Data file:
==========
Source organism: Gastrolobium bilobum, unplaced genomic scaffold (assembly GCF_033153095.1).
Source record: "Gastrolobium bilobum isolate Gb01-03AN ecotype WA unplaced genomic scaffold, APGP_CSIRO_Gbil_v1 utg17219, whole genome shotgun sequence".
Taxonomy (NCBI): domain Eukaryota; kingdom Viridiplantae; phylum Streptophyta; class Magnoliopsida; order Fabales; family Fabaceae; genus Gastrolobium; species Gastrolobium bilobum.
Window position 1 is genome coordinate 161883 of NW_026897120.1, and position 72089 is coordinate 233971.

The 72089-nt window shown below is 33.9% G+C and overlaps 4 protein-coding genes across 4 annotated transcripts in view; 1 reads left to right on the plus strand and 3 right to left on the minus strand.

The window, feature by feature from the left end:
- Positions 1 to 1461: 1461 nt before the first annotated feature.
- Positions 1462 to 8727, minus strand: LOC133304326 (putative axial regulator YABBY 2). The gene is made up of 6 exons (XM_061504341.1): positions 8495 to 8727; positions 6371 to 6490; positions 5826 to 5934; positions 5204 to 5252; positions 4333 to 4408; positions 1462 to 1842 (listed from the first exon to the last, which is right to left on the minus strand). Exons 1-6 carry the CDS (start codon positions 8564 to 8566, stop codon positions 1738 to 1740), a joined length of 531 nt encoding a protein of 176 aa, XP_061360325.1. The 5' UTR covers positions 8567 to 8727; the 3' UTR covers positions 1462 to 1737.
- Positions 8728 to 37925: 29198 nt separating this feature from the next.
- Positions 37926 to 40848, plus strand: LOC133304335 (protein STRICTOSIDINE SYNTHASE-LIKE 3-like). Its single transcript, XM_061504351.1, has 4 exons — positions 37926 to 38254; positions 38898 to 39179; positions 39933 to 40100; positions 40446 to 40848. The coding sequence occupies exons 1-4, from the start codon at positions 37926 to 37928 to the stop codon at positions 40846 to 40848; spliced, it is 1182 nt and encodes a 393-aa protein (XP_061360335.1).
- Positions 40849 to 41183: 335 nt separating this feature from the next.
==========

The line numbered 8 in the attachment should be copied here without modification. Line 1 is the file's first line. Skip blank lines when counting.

- Positions 1462 to 8727, minus strand: LOC133304326 (putative axial regulator YABBY 2). The gene is made up of 6 exons (XM_061504341.1): positions 8495 to 8727; positions 6371 to 6490; positions 5826 to 5934; positions 5204 to 5252; positions 4333 to 4408; positions 1462 to 1842 (listed from the first exon to the last, which is right to left on the minus strand). Exons 1-6 carry the CDS (start codon positions 8564 to 8566, stop codon positions 1738 to 1740), a joined length of 531 nt encoding a protein of 176 aa, XP_061360325.1. The 5' UTR covers positions 8567 to 8727; the 3' UTR covers positions 1462 to 1737.